Ethical Stewardship of Indigenous Collections | wisconsinacademy.org
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Ethical Stewardship of Indigenous Collections

A collection of numbered  arrowheads awaits cataloguing
March 11, 2020 - 6:30pm to 8:00pm
James Watrous Gallery • Overture Center for the Arts, 3rd floor • Madison
Wednesday, March 11, 2020 - 6:30pm to 8:00pm

Location

James Watrous Gallery
201 State St Overture Center for the Arts, 3rd floor
53703 Madison , WI

A conversation in the gallery centered on the ethics of collecting and exhibiting artifacts from Indigenous cultures. Following a poetry reading by Kim Blaeser, Blaeser and Kendra Greendeer will share their thoughts about the cultural significance of the Native American objects in the exhibition, changing attitudes about their place in public collections, and the challenge of ethical stewardship.

The Collections & Connections exhibition includes the following objects, which represent the archeological interests of early Wisconsin Academy members Increase Lapham and Charles Brown.

  • Cast-iron effigy mound models based on Increase Lapham's original papier-mache versions, from the Wisconsin Historical Museum collections. These were produced after Lapham's death for display at the 1893 World's Columbian Exposition in Chicago. 
  • A gorget, stone adze and ax, copper awl, and pottery shards, many of which were excavated by Charles Brown in the late 19th- or early 20th century, also from the Wisconsin Historical Museum. Based on Brown’s history, these are likely from sites associated with the Forest County Potawatomi, Menominee, or Ho Chunk Nations.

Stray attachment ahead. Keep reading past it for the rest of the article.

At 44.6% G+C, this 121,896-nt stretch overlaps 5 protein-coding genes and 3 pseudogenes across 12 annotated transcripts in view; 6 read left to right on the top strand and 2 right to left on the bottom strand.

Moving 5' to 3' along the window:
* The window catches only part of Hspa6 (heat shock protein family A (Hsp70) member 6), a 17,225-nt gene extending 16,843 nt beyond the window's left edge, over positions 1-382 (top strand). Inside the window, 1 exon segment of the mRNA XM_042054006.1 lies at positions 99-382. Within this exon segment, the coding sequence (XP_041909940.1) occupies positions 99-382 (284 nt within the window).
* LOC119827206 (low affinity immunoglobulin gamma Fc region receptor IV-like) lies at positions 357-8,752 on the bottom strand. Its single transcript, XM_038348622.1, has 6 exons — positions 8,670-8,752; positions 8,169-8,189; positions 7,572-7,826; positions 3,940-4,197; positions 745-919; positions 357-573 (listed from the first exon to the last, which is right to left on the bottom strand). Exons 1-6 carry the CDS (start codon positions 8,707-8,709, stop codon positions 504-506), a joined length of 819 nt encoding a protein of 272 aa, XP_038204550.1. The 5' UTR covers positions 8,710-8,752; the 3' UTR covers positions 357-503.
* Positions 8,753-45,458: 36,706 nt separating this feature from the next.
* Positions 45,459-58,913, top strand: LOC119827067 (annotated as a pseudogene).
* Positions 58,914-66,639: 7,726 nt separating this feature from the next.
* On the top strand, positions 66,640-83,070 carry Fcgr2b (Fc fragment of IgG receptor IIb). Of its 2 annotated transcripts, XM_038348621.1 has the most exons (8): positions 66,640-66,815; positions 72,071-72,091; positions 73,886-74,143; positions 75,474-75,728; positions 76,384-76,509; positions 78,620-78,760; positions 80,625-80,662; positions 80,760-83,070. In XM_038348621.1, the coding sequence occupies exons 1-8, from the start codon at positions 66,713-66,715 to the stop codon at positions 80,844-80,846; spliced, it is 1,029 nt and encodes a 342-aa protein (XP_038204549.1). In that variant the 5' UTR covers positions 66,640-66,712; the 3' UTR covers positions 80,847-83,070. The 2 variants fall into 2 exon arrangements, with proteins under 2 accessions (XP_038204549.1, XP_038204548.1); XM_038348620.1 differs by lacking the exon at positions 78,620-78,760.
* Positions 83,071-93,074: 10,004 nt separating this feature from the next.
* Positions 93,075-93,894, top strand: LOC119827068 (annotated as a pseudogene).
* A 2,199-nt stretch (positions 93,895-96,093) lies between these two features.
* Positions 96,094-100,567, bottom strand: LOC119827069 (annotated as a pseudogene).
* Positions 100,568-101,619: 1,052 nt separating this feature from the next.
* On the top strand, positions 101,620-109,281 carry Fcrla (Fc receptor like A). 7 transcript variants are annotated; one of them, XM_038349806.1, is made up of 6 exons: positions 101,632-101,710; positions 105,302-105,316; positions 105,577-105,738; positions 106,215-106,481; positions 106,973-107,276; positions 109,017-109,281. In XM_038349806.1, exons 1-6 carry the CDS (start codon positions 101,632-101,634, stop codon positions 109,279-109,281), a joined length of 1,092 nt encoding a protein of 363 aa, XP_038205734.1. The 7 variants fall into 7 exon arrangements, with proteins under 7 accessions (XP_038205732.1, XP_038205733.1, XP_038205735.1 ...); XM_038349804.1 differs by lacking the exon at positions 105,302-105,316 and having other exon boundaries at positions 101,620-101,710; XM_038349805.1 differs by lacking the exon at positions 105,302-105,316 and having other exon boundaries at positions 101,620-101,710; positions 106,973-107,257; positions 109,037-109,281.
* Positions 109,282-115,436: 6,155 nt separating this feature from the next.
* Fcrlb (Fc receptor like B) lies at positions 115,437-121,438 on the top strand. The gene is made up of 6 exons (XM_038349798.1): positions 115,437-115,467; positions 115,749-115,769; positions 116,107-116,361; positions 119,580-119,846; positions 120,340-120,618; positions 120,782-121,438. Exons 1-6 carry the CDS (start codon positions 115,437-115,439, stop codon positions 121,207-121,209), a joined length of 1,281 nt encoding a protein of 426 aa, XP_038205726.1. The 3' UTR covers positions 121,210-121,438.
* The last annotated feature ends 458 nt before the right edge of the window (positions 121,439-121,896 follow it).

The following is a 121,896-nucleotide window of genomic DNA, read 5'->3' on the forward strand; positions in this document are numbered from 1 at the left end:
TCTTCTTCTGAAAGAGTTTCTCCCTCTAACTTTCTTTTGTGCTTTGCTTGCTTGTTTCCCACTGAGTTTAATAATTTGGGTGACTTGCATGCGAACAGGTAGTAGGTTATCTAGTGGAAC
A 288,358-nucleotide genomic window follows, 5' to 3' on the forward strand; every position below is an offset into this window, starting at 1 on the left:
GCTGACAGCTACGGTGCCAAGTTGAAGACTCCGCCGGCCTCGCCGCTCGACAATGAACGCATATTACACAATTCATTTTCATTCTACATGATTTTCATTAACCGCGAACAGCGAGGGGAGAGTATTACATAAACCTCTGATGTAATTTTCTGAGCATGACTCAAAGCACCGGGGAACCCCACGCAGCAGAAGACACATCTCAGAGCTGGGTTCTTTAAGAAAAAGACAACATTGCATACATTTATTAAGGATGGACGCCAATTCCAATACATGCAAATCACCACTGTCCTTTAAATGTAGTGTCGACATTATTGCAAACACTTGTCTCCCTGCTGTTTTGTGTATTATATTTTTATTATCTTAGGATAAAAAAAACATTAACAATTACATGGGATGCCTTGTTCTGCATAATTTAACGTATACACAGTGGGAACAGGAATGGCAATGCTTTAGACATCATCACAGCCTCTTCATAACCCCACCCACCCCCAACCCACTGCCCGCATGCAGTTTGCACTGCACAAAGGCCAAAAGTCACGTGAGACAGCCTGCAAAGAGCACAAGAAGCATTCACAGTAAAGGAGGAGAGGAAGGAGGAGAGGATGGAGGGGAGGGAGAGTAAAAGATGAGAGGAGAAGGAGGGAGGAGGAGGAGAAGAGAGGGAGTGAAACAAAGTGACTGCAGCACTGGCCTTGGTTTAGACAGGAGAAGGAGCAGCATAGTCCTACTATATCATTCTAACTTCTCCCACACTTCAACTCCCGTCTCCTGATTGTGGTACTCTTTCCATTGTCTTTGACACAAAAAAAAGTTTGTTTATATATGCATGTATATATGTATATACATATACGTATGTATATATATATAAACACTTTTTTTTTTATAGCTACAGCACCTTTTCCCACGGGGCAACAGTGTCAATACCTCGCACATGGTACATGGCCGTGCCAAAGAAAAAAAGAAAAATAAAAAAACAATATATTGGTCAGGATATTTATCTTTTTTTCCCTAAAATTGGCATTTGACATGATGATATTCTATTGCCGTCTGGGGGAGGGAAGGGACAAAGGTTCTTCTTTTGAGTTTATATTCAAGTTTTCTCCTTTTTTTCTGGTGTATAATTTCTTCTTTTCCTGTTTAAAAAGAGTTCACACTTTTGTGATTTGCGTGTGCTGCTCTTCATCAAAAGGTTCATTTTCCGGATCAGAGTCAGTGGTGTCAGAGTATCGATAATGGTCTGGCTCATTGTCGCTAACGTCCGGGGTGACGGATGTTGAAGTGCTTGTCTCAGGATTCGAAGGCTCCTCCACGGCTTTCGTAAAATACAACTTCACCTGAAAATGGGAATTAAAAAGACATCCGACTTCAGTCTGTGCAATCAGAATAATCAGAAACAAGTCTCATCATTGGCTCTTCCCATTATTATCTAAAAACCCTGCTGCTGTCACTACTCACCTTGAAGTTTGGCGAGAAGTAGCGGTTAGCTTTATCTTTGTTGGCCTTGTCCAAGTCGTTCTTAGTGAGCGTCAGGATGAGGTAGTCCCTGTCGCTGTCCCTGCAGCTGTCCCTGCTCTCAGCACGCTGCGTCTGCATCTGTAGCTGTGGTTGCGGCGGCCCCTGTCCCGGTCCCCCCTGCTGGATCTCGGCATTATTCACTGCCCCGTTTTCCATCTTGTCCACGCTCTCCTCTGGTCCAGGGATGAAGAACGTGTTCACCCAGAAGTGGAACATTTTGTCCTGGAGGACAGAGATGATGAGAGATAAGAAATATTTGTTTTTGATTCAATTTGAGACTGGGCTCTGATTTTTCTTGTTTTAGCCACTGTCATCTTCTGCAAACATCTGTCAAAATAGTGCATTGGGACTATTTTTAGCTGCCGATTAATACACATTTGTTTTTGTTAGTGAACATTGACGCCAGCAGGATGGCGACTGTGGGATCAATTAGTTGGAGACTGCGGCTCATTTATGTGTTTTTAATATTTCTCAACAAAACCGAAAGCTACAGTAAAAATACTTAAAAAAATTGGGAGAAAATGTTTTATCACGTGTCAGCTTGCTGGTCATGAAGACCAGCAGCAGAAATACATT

• A collection of Native American projectile points from near Valton and Baraboo, framed in the late 19th- or early 20th century and lent by Sauk County Historical Society.

Free and open to the public with advance registration. 

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Contributors

Kimberly Blaeser is a poet, photographer, and scholar. A former Wisconsin Poet Laureate from 2015–2016, Blaeser is currently a Professor of English and Indigenous Studies at UW—Milwaukee and an MFA faculty member for the Institute of American Indian Arts in Santa Fe.

Kendra Greendeer (Ho-Chunk) is a PhD candidate in Art History with a focus on contemporary Native women artists, the transformation of spaces, and decolonial museum practices. Her recent curatorial and academic work encompasses Native American arts and history of the United States.

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Wisconsin Academy Administrative Offices and Steenbock Gallery
1922 University Avenue
Madison, Wisconsin 53726
Phone: 608.733.6633

 

James Watrous Gallery of the Wisconsin Academy of Sciences, Arts & Letters
3rd Floor, Overture Center for the Arts
201 State Street
Madison, WI 53703
Phone: 608.733.6633 x25